In a somewhat similar study that was conducted on the other side of the continent, Nguetsop et al. (2004) developed a high-resolution proxy record of West African precipitation based on analyses of diatoms recovered from a sediment core retrieved from Lake Ossa, West Cameroon, which rainfall history they describe as "the first paleohydrological record for the last 5500 years in the equatorial near-coastal area, east of the Guinean Gulf."  In reporting their results, Nguetsop et al. say that the Lake Ossa record provides evidence for alternating periods of increasing and decreasing precipitation "at a millennial time scale for the last 5500 years," which oscillatory behavior they interpret as being "a result of south/northward shifts of the ITCZ [Intertropical Convergence Zone]."  Specifically, they report that "a southward shift of the ITCZ, combined with strengthened northern trade winds, was marked by low and high precipitation at the northern subtropics and the subequatorial zone, respectively," and that "these events occurred in coincidence with cold spells in the northern Atlantic."  They thus conclude that "the climatic evolution in the tropical zone of Africa [is] essentially driven by interactions between the northern and southern hemispheres," indicating the global nature of the forces involved in the millennial-scale oscillation of earth's climate.

Last of all, in a more spatially- and temporally-focused study, Lamb et al. (2003) provided complementary evidence for the hydrologic fingerprint of the Medieval Warm Period in central Kenya (Verschuren et al., 2000) via a study of pollen data derived from a sediment core taken from Crescent Island Crater, a sub-basin of Lake Naivasha.  Their analysis indicated there were good correlations between the lake-level and salinity histories of Verschuren et al. and the authors' pollen-derived histories of both aquatic and surrounding terrestrial vegetation.  The most striking of these correspondences occurred during the Medieval Warm Period, when from AD 980 to 1200 lake-level was at a uniform 1100-year low and woody taxa were significantly underrepresented in the pollen assemblage.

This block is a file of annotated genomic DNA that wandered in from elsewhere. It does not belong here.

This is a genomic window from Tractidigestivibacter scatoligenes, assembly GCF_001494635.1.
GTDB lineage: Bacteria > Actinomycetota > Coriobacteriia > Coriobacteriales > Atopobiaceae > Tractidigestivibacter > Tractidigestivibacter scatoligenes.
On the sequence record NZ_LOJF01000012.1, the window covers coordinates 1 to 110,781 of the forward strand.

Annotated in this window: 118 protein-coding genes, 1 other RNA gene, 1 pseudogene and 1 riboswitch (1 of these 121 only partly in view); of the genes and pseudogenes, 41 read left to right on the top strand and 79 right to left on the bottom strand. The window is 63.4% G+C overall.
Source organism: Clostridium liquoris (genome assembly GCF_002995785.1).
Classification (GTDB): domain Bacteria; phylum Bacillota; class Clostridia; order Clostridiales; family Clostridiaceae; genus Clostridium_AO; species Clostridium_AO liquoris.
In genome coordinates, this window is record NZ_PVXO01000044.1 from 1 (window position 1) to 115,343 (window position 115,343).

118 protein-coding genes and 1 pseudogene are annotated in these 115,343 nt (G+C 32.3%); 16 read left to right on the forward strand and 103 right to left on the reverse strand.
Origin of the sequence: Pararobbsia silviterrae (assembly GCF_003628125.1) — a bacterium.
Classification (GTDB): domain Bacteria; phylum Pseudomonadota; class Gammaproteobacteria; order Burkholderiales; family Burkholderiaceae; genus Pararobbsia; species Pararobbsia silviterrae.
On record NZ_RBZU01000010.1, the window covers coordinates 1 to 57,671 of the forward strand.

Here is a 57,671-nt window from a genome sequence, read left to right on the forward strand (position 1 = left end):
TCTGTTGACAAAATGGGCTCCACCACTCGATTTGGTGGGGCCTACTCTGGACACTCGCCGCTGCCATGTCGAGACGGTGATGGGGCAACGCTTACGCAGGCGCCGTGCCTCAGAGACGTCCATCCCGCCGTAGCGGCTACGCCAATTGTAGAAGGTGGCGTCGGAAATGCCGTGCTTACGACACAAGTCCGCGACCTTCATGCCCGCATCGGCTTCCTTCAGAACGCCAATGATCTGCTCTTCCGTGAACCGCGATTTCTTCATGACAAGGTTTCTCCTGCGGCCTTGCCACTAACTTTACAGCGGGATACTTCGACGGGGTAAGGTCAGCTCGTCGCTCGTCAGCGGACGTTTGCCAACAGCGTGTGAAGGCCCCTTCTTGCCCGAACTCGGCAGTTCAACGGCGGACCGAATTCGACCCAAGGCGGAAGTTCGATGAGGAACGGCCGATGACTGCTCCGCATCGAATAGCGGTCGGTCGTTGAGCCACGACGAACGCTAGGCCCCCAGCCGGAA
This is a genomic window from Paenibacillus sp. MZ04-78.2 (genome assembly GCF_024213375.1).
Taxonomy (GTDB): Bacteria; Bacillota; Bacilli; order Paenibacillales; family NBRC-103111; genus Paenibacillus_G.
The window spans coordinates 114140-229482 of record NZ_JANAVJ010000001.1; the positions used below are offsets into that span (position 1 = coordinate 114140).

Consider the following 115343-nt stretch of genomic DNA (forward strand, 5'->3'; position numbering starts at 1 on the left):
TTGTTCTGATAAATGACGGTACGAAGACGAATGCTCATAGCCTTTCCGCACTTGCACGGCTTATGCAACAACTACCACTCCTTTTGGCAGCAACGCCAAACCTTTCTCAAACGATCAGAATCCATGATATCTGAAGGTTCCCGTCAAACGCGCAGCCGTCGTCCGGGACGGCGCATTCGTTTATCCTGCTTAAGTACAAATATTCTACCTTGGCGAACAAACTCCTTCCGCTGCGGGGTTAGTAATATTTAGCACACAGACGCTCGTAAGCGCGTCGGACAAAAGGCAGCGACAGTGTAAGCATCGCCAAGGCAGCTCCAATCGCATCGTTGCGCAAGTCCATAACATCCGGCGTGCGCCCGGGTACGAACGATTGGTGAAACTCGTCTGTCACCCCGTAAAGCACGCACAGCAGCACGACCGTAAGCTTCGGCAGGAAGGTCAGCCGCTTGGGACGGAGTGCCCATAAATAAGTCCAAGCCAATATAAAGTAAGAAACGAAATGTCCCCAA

In light of these several findings, it would appear that a millennial-scale oscillation of climate has reverberated throughout Africa for thousands of years.  Over the past two and a half millennia, for example, this likely solar-driven phenomenon has brought the continent its own unique versions of the Roman Warm Period, Dark Ages Cold Period, Medieval Warm Period, Little Ice Age, and Modern Warm Period, demonstrating that temperature increases of the type that produced the Modern Warm Period have occurred many times in the past without any help from increases in the air's CO2 concentration.  Hence, there is no compelling reason to attribute the most recent of these climatic transitions to the concomitant anthropogenic-induced increase in this trace constituent of the atmosphere.  Mother Nature, by means not yet fully understood, has apparently been the major -- and possibly only source -- of our deliverance from the cold and debilitating conditions of the Little Ice Age.

References
Bond, G., Showers, W., Chezebiet, M., Lotti, R., Almasi, P., deMenocal, P., Priore, P., Cullen, H., Hajdas, I. and Bonani, G.  1997.  A pervasive millennial scale cycle in North-Atlantic Holocene and glacial climates.  Science 278: 1257-1266.

Holmgren, K., Lee-Thorp, J.A., Cooper, G.R.J., Lundblad, K., Partridge, T.C., Scott, L., Sithaldeen, R., Talma, A.S. and Tyson, P.D.  2003.  Persistent millennial-scale climatic variability over the past 25,000 years in Southern Africa.  Quaternary Science Reviews 22: 2311-2326.

Holmgren, K., Tyson, P.D., Moberg, A. and Svanered, O.  2001.  A preliminary 3000-year regional temperature reconstruction for South Africa.  South African Journal of Science 97: 49-51.

Huffman, T.N.  1996.  Archaeological evidence for climatic change during the last 2000 years in southern Africa.  Quaternary International 33: 55-60.

Lamb, H., Darbyshire, I. and Verschuren, D.  2003.  Vegetation response to rainfall variation and human impact in central Kenya during the past 1100 years.  The Holocene 13: 285-292.

Mayewski, P.A., Meeker, L.D., Twickler, M.S., Whitlow, S., Yang, Q., Lyons, W.B. and Prentice, M.  1997.  Major features and forcing of high-latitude northern hemisphere atmospheric circulation using a 110,000-year-long glaciochemical series.  Journal of Geophysical Research 102: 26,345-26,366.

Nguetsop, V.F., Servant-Vildary, S. and Servant, M.  2004.  Late Holocene climatic changes in west Africa, a high resolution diatom record from equatorial Cameroon.  Quaternary Science Reviews 23: 591-609.

Stager, J.C., Cumming, B.F. and Meeker, L.D.  2003.  A 10,000-year high-resolution diatom record from Pilkington Bay, Lake Victoria, East Africa.  Quaternary Research 59: 172-181.

Tyson, P.D., Karlen, W., Holmgren, K. and Heiss, G.A.  2000.  The Little Ice Age and medieval warming in South Africa.  South African Journal of Science 96: 121-126.

Verschuren, D., Laird, K.R. and Cumming, B.F.  2000.  Rainfall and drought in equatorial east Africa during the past 1,100 years.  Nature 403: 410-414.